$100 Athletics fee for incoming students gets the go-ahead

Brother Dean booted off campus after kicking scandal

Honors college complex faces legal and community concerns

The Arizona Board of Regents approves a mandatory $100 athletics fee to go towards Arizona Athletics. After months of contention surrounding a $200 athletics fee last year, the Arizona Athletics pumped the breaks and revisited their approach on selling students on a semesterly fee to go toward athletics renovations, such as Arizona Stadium. The new fee will only apply to incoming students. Graduate students will have the option of whether to pay a $50 fee. However, not all students are on board, notably Graduate and Professional Student Council President Jude Udeozor and Associated Students of the University of Arizona President Michael Finnegan, who lobbied hard against the athletic fee to get it down to its eventual form. Students will benefit from access to all sporting events, excluding football and men’s basketball, and ZonaZoo will get an additional $40,000 to their budget for game day operations. The athletics department estimates the fee will garner nearly $3.5 million in additional yearly revenue for general infrastructure improvements. The new income will also allow the department to borrow up to $75 million more, though they may not necessarily utilize that option. ZonaZoo passes will still cost $175 for men’s basketball and football and $135 for just football.

Dean Frederick Saxton, a self-proclaimed pastor otherwise known as Brother Dean, was taken to the Pima County Jail last year and charged with a misdemeanor assault for kicking a female UA student. He was banned from campus for a year to the date, Sept. 20, 2016. Saxton, who regularly targets individuals and distinct groups of people, was shouting slurs on the grassy hill in front of the administration building when a female student approached him. The situation escalated when Saxton allegedly kicked the victim in the chest. Although Saxton told police the student “approached him in aggressive manner,” witnesses and the female victim reportedly said otherwise. The infamous “street preacher,” whose one-year probation will come to an end early next semester, is known for causing an uprising of public emotions with his derogatory speeches about sexual orientation, Islam, race and women in general. Last year, Saxton was hospitalized for a head injury in April after a female Apollo High School student attacked him with a baseball bat in Glendale, where he was preaching near the school. Upon Brother Dean’s return, the question is whether his shenanigans continue as usual or if he finds new composure as the result of his hiatus.

The UA teamed up with American Campus Communities to construct a multistory off-campus honors college complex, north of Speedway Boulevard near McClelland Hall. ACC, a Texas-based developer, currently owns Entrada Real in Tucson and developed the site of Arizona State University’s Barret, ASU’s honors college. The honors village has been designed to include a 1,000-bed dorm, two multistory buildings for offices and classrooms, a recreation center and a parking garage between Adams and Mabel Streets and Park and San Rita Avenues. Critics were apprehensive about the new proposal’s legitimacy and zoning regulations since the site is not within campus boundaries and could easily be mismanaged. Community members are concerned about future neighborhood disturbances the implemented project could cause. Their fear of being overlooked reportedly stems from the ACC not being forthcoming with them. While some believe the village complex will isolate UA honors students, the Honors College administration regards the development as a stepping stone toward a better-quality honors experience.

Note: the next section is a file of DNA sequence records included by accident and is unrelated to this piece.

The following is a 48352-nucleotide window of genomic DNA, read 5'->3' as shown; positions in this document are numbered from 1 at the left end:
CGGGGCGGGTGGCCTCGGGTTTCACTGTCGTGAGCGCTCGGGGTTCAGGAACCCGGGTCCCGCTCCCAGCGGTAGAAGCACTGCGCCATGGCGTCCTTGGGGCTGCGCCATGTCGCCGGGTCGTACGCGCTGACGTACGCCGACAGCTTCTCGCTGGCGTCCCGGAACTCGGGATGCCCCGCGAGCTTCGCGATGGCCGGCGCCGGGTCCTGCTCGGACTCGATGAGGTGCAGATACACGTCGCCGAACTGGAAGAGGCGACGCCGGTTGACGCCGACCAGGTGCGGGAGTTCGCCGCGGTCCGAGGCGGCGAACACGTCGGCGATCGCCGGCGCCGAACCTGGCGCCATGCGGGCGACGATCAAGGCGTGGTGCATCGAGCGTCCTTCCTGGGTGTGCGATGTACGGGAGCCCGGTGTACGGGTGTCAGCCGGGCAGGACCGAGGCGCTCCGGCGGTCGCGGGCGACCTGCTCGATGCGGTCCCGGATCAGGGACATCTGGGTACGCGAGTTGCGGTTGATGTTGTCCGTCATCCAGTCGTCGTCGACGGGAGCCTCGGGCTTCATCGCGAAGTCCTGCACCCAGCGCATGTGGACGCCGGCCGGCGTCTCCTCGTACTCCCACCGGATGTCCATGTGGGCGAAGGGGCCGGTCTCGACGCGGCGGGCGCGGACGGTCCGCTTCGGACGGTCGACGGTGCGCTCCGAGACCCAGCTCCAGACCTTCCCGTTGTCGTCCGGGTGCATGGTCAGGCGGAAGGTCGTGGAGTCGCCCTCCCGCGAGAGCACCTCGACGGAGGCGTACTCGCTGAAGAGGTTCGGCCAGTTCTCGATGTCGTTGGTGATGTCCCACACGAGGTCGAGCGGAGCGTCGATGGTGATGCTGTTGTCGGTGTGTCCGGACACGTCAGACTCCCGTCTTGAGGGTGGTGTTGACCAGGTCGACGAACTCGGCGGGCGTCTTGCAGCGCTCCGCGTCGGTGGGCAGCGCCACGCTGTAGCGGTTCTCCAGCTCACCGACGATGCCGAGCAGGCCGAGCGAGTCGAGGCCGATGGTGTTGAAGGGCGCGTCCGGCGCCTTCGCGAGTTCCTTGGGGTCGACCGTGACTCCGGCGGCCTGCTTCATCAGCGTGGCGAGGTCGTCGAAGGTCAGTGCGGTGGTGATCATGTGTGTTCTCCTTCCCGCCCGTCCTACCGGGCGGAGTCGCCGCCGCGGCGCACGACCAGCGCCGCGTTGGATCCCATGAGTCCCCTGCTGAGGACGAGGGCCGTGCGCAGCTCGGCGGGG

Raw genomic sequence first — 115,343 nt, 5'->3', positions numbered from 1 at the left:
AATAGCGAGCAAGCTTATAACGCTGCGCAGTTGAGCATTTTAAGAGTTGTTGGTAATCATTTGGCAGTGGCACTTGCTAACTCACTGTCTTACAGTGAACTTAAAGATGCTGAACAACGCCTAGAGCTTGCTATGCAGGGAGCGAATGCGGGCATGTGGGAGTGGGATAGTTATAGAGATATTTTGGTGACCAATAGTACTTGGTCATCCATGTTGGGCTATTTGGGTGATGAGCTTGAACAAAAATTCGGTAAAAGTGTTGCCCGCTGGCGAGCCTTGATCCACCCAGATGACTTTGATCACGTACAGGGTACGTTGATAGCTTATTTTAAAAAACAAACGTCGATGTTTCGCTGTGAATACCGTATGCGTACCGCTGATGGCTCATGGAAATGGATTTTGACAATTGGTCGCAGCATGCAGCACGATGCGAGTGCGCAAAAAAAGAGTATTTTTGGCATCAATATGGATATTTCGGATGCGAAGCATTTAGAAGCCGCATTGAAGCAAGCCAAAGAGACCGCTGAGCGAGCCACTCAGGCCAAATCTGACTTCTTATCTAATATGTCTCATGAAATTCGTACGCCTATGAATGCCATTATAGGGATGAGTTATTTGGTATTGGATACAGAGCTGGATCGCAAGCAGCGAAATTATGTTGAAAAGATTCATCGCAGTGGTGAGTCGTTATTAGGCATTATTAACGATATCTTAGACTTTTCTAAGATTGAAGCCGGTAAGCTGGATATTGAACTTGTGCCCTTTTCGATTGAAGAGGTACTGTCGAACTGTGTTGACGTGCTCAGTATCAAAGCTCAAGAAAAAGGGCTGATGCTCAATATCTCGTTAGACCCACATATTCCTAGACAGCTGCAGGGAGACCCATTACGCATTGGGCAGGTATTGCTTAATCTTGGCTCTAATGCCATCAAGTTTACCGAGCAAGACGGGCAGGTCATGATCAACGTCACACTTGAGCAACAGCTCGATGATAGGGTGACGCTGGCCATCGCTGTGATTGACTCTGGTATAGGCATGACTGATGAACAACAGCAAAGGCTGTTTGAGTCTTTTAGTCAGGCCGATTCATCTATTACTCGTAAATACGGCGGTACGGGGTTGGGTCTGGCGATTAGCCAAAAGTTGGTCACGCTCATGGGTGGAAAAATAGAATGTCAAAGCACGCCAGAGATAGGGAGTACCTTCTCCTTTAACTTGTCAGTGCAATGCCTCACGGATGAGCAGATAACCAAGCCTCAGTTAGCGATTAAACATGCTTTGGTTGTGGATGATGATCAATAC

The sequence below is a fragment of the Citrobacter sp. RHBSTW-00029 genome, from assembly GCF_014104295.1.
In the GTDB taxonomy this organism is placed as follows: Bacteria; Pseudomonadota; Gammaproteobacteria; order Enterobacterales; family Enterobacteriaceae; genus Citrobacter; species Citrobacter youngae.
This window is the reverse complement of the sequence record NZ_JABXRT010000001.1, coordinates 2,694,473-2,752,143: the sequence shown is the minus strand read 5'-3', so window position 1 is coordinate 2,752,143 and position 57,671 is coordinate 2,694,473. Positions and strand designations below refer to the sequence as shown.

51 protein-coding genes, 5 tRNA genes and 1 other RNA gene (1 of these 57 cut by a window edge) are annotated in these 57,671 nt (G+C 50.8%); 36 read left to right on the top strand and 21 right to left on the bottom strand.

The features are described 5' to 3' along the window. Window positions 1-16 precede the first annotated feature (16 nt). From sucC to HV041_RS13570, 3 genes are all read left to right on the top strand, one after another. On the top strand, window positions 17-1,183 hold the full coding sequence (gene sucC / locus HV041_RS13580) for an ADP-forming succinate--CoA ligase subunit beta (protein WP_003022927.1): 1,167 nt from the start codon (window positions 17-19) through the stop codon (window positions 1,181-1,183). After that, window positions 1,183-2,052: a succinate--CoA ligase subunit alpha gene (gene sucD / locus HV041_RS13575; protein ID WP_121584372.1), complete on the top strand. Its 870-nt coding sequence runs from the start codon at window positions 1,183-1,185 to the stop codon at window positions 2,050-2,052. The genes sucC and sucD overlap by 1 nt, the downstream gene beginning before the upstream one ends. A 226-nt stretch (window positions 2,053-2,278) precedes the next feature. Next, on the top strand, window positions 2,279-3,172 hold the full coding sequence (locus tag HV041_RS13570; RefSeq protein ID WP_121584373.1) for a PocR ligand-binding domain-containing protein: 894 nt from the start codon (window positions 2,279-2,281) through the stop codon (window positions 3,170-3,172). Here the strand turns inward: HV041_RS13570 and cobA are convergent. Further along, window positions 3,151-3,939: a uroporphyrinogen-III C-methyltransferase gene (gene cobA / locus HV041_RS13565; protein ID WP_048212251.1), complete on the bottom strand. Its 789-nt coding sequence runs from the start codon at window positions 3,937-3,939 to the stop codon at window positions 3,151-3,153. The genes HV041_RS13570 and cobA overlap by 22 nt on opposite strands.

Trump’s election, executive actions leave questions for the future The events of Nov. 8, 2016 rocked the nation and the world. While journalists and pollsters across the nation expected Hillary Clinton to sweep the electorate, a collective awe fell across the nation as it became clear that Donald Trump would soon earn the title of President of the United States of America. Over the course of his first 100 days in office, Trump signed 90 executive actions. Of those 90, a few have the potential to impact the university’s students and faculty. Trumps hardline stance against undocumented immigrants has the DACA community riled and in fear of potential deportation from a country they’ve lived in

nearly their entire life. UA’s refusal to adopt sanctuary status has caused concerns for many undocumented students who call this campus home. The Trump administration’s proposal to slash funding of several federal science organizations can result in fewer grants awarded to UA research endeavors. University researchers receive roughly 80 percent of the grants presented by the National Institutes of Health, the Washington Post reported. As Congress finalizes the national budget and several federal court cases address Trump’s executive actions, the future of the UA, its students and the nation hang in balance.

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The Daily Wildcat • B5

Year in Review • Wednesday, May 10, 2017


We’re Glowing with Pride